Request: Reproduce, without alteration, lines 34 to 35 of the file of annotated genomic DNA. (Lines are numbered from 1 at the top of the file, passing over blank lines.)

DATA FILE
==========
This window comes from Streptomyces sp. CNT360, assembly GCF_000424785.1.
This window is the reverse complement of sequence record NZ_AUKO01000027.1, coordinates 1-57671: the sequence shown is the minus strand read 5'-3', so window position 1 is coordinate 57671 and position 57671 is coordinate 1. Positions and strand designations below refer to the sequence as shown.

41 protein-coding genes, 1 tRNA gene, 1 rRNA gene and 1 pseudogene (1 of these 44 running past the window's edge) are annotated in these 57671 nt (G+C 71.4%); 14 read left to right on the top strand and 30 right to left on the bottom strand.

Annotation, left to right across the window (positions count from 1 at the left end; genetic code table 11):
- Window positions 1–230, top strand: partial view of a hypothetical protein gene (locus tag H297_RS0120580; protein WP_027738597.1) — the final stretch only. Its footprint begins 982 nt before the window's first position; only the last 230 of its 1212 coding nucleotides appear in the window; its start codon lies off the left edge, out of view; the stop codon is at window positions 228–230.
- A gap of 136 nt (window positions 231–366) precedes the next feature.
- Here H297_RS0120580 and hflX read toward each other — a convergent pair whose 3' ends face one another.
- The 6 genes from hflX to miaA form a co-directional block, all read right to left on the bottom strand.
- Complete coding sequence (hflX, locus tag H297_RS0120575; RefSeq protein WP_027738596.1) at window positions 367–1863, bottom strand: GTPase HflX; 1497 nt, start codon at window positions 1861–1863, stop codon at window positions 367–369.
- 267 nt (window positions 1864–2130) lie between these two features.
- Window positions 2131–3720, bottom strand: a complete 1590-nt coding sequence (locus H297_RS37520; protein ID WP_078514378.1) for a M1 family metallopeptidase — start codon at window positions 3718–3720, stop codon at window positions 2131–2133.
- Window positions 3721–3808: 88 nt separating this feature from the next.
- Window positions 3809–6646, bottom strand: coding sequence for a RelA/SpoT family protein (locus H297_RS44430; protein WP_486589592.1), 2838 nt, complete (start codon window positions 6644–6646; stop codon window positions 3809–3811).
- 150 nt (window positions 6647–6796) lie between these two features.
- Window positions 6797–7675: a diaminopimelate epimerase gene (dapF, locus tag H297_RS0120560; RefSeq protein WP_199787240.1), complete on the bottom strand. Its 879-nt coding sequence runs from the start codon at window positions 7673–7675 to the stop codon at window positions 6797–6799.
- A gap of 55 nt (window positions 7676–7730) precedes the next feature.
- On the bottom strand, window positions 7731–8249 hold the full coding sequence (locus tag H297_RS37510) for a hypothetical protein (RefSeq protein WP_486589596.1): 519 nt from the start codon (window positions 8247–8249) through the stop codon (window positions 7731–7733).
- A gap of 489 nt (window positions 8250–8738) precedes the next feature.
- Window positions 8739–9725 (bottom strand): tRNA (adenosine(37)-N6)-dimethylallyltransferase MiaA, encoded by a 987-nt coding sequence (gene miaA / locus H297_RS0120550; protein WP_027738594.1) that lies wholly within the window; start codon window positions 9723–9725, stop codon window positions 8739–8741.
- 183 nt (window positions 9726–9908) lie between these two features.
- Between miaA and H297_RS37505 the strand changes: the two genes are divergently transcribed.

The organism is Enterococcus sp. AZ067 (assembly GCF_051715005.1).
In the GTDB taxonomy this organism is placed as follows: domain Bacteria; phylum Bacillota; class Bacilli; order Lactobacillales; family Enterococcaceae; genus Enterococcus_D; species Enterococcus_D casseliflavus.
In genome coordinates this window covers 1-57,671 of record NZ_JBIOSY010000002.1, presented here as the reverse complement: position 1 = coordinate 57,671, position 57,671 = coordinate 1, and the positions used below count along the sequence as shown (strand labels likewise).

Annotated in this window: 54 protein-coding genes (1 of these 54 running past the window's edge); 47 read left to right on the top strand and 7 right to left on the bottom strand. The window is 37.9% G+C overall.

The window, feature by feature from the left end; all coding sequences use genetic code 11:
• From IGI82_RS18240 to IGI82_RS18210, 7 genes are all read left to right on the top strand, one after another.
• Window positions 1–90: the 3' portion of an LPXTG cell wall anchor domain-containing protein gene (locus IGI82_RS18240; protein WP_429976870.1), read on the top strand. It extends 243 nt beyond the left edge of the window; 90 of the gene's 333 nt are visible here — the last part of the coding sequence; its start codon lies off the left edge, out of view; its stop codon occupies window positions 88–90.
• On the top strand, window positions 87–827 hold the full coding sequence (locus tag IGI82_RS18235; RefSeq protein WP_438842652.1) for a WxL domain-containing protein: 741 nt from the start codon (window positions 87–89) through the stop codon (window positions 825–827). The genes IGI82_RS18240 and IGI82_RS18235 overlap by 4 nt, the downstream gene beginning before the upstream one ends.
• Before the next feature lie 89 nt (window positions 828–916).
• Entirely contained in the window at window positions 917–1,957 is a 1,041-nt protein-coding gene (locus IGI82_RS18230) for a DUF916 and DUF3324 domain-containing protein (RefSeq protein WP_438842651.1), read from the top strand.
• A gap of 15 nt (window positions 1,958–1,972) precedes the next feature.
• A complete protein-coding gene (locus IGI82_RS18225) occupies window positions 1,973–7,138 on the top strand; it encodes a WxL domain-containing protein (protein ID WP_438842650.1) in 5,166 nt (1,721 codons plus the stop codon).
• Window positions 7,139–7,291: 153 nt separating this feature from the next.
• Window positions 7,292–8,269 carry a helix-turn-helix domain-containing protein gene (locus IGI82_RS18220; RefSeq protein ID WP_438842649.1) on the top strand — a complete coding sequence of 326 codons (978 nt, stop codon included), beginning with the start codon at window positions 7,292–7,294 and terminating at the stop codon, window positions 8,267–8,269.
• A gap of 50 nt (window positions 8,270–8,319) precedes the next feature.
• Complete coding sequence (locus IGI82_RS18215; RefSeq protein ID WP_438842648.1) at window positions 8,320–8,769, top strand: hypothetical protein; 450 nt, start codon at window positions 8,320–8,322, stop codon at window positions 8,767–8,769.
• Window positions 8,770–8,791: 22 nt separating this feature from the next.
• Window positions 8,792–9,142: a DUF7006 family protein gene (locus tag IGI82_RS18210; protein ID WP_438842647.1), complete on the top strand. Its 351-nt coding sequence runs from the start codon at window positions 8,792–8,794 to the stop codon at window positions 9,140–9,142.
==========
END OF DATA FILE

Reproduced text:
• Window positions 7,139–7,291: 153 nt separating this feature from the next.
• Window positions 7,292–8,269 carry a helix-turn-helix domain-containing protein gene (locus IGI82_RS18220; RefSeq protein ID WP_438842649.1) on the top strand — a complete coding sequence of 326 codons (978 nt, stop codon included), beginning with the start codon at window positions 7,292–7,294 and terminating at the stop codon, window positions 8,267–8,269.